The Central Park Five case is officially closed.
A federal court judge on Friday signed off on the wrongfully-convicted quintet’s $41 million settlement with the city, court records show.
The deal “is an act of justice for those five men that is long overdue,” Mayor de Blasio said in a statement after the filing.
“We can finally put this case behind us, and these five men and their families can begin to heal these wounds and move forward.”
But some of those wounds are still raw, as city officials and lawyers for the five still have opposing views about what happened.
The five black and Latino men were teens when they were convicted and jailed 24 years ago for a brutal “wilding” attack on Central Park jogger Trisha Meili that shocked the city.
The men, who later said they’d been coerced into confessing, had all served their sentences when career criminal Matias Reyes confessed to the crime.
His story was backed up by DNA evidence, and a judge vacated their convictions with the blessing of the Manhattan District Attorney’s office.
In his statement, the mayor said, “The city had a moral obligation to right this injustice — which is why, from day one, I vowed to settle the case.”
The city, however, doesn’t admit to any wrongdoing in the court filing.
While agreeing what happened to the five was an “injustice,” the city’s top lawyer, Zachary Carter, said the deal “should not be construed as an acknowledgment that the convictions of these five plaintiffs were the result of law enforcement misconduct.”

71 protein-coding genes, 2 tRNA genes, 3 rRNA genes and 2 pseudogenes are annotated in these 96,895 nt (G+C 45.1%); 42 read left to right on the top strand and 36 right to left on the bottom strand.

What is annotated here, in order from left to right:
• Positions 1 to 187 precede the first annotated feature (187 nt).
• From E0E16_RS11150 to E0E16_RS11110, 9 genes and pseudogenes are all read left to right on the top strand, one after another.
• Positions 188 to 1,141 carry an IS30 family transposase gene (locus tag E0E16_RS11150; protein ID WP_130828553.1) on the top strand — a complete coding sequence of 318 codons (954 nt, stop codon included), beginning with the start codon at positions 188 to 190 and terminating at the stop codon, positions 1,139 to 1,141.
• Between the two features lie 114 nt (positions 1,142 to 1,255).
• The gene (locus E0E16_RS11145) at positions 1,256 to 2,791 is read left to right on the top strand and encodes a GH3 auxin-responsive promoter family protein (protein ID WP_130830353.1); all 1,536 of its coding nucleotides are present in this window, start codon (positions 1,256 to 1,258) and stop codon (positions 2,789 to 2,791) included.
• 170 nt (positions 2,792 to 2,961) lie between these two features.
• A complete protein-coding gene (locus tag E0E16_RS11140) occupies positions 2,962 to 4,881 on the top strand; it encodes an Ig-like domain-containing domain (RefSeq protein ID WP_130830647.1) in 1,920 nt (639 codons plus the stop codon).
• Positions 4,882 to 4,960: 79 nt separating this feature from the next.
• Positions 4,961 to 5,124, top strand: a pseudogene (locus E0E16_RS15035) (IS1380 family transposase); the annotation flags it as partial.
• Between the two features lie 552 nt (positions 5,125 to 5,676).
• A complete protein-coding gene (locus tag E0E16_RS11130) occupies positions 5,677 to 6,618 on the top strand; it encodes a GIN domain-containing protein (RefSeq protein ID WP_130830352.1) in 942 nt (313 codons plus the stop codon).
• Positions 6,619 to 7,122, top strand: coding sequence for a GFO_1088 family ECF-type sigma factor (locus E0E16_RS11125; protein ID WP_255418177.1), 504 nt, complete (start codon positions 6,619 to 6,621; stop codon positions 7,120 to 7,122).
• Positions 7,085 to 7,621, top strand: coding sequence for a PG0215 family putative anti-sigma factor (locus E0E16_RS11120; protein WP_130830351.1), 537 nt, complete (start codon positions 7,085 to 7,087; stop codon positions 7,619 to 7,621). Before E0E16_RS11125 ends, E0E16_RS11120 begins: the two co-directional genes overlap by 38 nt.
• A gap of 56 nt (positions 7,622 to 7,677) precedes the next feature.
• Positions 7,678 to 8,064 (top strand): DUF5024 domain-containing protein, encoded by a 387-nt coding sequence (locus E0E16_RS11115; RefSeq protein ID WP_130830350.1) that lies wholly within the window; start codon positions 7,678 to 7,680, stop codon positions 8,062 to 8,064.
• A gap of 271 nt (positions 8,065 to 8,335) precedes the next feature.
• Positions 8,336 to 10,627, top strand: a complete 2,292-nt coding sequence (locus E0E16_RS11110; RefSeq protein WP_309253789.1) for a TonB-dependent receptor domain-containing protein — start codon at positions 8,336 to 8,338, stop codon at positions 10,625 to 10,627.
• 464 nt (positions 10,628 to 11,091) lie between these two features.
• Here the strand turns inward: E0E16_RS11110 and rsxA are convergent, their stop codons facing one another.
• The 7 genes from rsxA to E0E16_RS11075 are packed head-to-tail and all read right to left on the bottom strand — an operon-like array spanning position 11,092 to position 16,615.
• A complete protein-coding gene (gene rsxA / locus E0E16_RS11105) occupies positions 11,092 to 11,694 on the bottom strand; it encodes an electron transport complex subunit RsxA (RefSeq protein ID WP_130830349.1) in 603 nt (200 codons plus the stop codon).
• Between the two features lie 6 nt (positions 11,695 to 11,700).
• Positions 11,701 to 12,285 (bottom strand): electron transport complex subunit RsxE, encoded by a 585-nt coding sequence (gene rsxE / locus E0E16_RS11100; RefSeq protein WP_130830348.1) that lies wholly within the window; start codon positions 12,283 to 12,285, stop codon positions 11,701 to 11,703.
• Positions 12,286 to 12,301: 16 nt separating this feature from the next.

“On the contrary, our review of the record suggests that both the investigating detectives and Assistant District Attorneys involved in the case acted reasonably, given the circumstances with which they were confronted on April 19, 1989, and thereafter,” he said.
Manhattan D.A. Cyrus Vance Jr. said that “after more than a decade in which numerous parties have investigated and litigated the case, there has been no finding of wrongdoing or unprofessional behavior by any of the prosecutors involved.”
But a lawyer for the group, Myron Beldock, said, “We agree the case was an injustice, and would strongly disagree that there was no misconduct. There was significant evidence police coerced confessions of these children, and that law-enforcement and prosecutors withheld evidence that could have been helpful.”
The five filed a $250 million lawsuit against the city in 2003, which was fiercely contested by the Bloomberg administration.
Under the deal approved by Magistrate Judge Ronald Ellis on Friday, Antron McCray, Raymond Santana, Yusef Salaam and Kevin Richardson will get $7.125 million for their years in prison, while Korey Wise, who spent 13 years behind bars, will receive $12.25 million.
The city will also pay an additional $285,000 in legal fees, while the rest of the five’s legal fees will be paid from their share of the settlement money.
At a press conference in June, Santana, 39, said the money could never make up for what they went through then — and what they continue to go through now.
“It’s unbelievable the injustice we suffered throughout all these years and that we continue to suffer until today,” he said, taking aim at those who still believe they were involved on the attack.
“The Donald Trumps, the Ann Coulters, the bloggers who still say that we’re guilty . . . they just can’t let it go. We’re innocent. What more do you need? What more do we have to prove?”